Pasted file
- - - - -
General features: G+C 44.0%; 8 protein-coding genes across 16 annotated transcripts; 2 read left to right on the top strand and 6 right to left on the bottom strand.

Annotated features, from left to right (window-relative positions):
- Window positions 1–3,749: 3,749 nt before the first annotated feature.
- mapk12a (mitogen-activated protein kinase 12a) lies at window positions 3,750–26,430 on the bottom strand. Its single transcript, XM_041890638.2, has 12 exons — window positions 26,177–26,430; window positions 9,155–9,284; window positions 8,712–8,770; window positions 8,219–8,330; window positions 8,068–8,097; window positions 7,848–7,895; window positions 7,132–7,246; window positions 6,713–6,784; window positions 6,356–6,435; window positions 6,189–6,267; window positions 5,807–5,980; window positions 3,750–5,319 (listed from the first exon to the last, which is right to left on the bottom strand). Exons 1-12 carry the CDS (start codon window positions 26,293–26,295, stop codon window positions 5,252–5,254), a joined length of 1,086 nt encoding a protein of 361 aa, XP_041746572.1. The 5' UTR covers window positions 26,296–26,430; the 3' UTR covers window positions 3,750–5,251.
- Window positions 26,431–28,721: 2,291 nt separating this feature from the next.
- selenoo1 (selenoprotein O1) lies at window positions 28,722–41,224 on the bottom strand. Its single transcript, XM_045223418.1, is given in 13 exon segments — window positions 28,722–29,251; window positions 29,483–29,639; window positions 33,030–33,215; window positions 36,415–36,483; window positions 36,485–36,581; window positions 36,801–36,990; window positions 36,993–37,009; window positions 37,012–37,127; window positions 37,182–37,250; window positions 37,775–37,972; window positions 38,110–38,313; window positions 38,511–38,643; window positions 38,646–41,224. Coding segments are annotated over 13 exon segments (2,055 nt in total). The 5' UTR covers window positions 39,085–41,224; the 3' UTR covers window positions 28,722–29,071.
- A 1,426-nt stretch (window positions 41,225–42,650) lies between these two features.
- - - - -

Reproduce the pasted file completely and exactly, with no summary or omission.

General features: G+C 44.0%; 8 protein-coding genes across 16 annotated transcripts; 2 read left to right on the top strand and 6 right to left on the bottom strand.

Annotated features, from left to right (window-relative positions):
- Window positions 1–3,749: 3,749 nt before the first annotated feature.
- mapk12a (mitogen-activated protein kinase 12a) lies at window positions 3,750–26,430 on the bottom strand. Its single transcript, XM_041890638.2, has 12 exons — window positions 26,177–26,430; window positions 9,155–9,284; window positions 8,712–8,770; window positions 8,219–8,330; window positions 8,068–8,097; window positions 7,848–7,895; window positions 7,132–7,246; window positions 6,713–6,784; window positions 6,356–6,435; window positions 6,189–6,267; window positions 5,807–5,980; window positions 3,750–5,319 (listed from the first exon to the last, which is right to left on the bottom strand). Exons 1-12 carry the CDS (start codon window positions 26,293–26,295, stop codon window positions 5,252–5,254), a joined length of 1,086 nt encoding a protein of 361 aa, XP_041746572.1. The 5' UTR covers window positions 26,296–26,430; the 3' UTR covers window positions 3,750–5,251.
- Window positions 26,431–28,721: 2,291 nt separating this feature from the next.
- selenoo1 (selenoprotein O1) lies at window positions 28,722–41,224 on the bottom strand. Its single transcript, XM_045223418.1, is given in 13 exon segments — window positions 28,722–29,251; window positions 29,483–29,639; window positions 33,030–33,215; window positions 36,415–36,483; window positions 36,485–36,581; window positions 36,801–36,990; window positions 36,993–37,009; window positions 37,012–37,127; window positions 37,182–37,250; window positions 37,775–37,972; window positions 38,110–38,313; window positions 38,511–38,643; window positions 38,646–41,224. Coding segments are annotated over 13 exon segments (2,055 nt in total). The 5' UTR covers window positions 39,085–41,224; the 3' UTR covers window positions 28,722–29,071.
- A 1,426-nt stretch (window positions 41,225–42,650) lies between these two features.